Deportations at record levels under Obama
In a bid to remake the enforcement of federal immigration laws, the Obama administration is deporting record numbers of illegal immigrants and auditing hundreds of businesses that blithely hire undocumented workers.
The Immigration and Customs Enforcement agency expects to deport about 400,000 people this budget year, nearly 10 percent above the Bush administration’s 2008 total and 25 percent more than in 2007. The pace of company audits has roughly quadrupled since President George W. Bush’s final year in office.
The effort is part of President Barack Obama’s larger project “to make our national laws actually work,” as he put it in a speech this month at American University. Partly designed to entice Republicans to support comprehensive immigration reform, the mission is proving difficult and politically perilous.
Obama is drawing flak from those who contend the administration is weak on border security and from those who are disappointed that he has not done more to fulfill his campaign promise to help the country’s estimated 11 million illegal residents. The president contends that enforcement — including the deployment of fresh troops to the Mexico border — is a necessary but insufficient solution.
A June 30 memorandum from the immigration agency’s director, John Morton, instructed officers to focus their “principal attention” on felons and repeat lawbreakers. The policy, influenced by a series of White House meetings, also targets repeat border crossers and declares that parents caring for children or the infirm should be detained only in unusual cases.
“We’re trying to put our money where our mouth is,” Morton said in an interview, describing the goal as a rational immigration policy. “You’ve got to have aggressive enforcement against criminal offenders. You have to have a secure border. You have to have some integrity in the system.”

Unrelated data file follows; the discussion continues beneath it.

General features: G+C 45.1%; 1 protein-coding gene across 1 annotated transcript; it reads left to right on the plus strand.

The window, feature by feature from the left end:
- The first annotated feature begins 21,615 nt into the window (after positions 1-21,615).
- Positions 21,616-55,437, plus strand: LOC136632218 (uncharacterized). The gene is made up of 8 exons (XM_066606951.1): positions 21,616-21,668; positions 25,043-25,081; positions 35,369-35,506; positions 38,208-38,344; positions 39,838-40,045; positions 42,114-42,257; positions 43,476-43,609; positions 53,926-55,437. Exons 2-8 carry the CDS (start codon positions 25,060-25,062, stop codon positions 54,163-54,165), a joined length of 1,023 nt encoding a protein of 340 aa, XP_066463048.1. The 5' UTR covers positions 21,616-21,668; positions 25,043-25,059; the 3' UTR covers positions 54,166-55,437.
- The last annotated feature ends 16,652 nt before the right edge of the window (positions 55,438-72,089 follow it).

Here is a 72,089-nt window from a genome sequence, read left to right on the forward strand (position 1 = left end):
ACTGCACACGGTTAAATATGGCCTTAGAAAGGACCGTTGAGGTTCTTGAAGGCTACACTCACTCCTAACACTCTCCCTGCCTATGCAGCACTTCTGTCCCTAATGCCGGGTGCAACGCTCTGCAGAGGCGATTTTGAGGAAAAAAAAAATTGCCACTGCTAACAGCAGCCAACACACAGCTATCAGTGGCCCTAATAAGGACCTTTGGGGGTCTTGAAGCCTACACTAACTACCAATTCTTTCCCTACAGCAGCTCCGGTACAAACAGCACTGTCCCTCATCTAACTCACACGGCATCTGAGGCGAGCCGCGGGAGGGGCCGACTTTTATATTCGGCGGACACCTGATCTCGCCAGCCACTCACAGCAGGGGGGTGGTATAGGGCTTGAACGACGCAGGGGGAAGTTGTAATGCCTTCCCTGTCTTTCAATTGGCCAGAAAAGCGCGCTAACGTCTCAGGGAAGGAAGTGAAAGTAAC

Morton said the 400,000 people expected to be deported this year — either physically removed or allowed to leave on their own — represent the maximum the overburdened processing, detention and immigration court system can handle.
The Obama administration has been moving away from using work-site raids to target employers. Just 765 undocumented workers have been arrested at their jobs this budget year, compared with 5,100 in 2008, according to Department of Homeland Security figures. Instead, officers have increased employer audits, studying the employee documentation of 2,875 companies suspected of hiring illegal workers and assessing $6.4 million in fines.
On the ground, a program known as Secure Communities uses the fingerprints of people in custody for other reasons to identify deportable immigrants. Morton predicts it will “overhaul the face of immigration.” The administration has expanded the system to 437 jails and prisons from 14 and aims to extend it to “every law enforcement jurisdiction” by 2013.
The project has identified 240,000 illegal immigrants convicted of crimes, according to Homeland Security figures. Of those, about 30,000 have been deported, including 8,600 convicted of what the agency calls “the most egregious offenses.”
While the administration focuses on some illegal immigrants with criminal records, others are allowed to remain free. “That’s no way of enforcing immigration law,” said Mark Krikorian, a supporter of stricter policies with the Center for Immigration Studies.